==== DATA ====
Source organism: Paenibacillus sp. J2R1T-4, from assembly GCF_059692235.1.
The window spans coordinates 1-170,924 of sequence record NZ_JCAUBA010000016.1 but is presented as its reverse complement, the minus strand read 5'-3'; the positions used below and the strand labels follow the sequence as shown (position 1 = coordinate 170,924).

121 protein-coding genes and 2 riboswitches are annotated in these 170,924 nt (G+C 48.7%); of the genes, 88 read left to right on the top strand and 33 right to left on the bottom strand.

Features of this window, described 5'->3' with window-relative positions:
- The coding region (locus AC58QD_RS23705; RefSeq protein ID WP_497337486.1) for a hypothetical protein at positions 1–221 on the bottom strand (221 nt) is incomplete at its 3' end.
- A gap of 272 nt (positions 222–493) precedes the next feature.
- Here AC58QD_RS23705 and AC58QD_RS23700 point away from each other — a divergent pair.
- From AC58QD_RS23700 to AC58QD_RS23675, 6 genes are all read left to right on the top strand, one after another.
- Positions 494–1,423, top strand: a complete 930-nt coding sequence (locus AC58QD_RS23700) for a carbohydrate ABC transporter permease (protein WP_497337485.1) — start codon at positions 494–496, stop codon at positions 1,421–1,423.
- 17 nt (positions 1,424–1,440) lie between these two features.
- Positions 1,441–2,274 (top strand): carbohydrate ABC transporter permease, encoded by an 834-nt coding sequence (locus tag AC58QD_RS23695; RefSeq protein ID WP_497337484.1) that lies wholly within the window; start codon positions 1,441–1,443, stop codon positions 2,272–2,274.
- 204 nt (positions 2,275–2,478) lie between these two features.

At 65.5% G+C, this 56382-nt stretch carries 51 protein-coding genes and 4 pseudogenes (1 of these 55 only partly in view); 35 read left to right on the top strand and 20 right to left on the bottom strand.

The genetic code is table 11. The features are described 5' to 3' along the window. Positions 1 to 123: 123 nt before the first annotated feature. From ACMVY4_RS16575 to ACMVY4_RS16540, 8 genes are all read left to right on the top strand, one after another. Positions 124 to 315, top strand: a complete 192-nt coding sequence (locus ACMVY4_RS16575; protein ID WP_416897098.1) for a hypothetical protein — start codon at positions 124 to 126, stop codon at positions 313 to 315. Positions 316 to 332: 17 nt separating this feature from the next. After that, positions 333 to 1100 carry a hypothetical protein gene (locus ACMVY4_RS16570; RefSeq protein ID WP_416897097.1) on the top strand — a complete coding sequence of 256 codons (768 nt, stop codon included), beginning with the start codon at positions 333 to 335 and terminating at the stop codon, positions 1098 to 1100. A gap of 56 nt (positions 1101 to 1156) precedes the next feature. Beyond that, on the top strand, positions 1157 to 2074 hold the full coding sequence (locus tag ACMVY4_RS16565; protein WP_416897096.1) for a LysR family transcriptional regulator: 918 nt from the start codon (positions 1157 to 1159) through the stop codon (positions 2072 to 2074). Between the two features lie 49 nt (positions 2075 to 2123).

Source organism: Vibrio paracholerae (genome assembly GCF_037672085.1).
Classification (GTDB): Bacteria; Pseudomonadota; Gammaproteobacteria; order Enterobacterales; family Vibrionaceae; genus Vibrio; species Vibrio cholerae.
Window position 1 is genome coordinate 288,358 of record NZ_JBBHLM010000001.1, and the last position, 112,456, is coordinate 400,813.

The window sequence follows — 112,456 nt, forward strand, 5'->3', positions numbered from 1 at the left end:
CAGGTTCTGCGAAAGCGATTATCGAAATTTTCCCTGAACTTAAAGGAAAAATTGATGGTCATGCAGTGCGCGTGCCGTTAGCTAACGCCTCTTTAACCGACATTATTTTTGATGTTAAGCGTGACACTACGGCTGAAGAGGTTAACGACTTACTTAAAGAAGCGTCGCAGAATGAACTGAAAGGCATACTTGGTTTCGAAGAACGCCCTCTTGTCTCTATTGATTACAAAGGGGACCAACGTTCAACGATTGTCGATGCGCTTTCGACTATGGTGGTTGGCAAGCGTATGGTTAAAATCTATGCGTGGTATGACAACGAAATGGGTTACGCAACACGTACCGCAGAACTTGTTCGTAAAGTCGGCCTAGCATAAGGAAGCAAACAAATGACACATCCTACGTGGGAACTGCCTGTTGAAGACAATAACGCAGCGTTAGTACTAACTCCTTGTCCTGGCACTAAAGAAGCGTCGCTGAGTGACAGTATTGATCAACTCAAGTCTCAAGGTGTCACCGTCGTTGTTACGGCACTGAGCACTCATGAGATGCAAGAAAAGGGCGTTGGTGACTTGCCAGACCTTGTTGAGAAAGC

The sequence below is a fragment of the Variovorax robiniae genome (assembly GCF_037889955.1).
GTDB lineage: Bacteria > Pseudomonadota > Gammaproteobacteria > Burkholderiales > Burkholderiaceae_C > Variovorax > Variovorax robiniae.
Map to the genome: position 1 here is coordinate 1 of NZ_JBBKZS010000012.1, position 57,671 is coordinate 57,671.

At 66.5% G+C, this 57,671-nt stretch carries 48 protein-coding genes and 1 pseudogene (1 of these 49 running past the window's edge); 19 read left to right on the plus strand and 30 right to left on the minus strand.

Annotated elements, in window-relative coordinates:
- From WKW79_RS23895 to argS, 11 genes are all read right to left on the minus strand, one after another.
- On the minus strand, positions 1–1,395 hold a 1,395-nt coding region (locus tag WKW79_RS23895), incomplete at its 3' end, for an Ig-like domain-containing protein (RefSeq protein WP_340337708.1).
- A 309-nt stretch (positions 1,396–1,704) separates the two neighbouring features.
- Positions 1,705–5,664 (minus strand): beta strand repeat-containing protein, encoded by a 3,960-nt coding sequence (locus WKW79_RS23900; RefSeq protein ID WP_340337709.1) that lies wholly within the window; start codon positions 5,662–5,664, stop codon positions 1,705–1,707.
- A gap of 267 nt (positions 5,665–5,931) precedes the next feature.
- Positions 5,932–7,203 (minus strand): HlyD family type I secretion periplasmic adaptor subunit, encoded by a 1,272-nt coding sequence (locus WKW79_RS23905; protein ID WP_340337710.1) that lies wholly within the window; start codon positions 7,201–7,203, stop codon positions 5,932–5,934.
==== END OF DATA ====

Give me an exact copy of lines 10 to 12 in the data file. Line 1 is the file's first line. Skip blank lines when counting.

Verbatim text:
- 17 nt (positions 1,424–1,440) lie between these two features.
- Positions 1,441–2,274 (top strand): carbohydrate ABC transporter permease, encoded by an 834-nt coding sequence (locus tag AC58QD_RS23695; RefSeq protein ID WP_497337484.1) that lies wholly within the window; start codon positions 1,441–1,443, stop codon positions 2,272–2,274.
- 204 nt (positions 2,275–2,478) lie between these two features.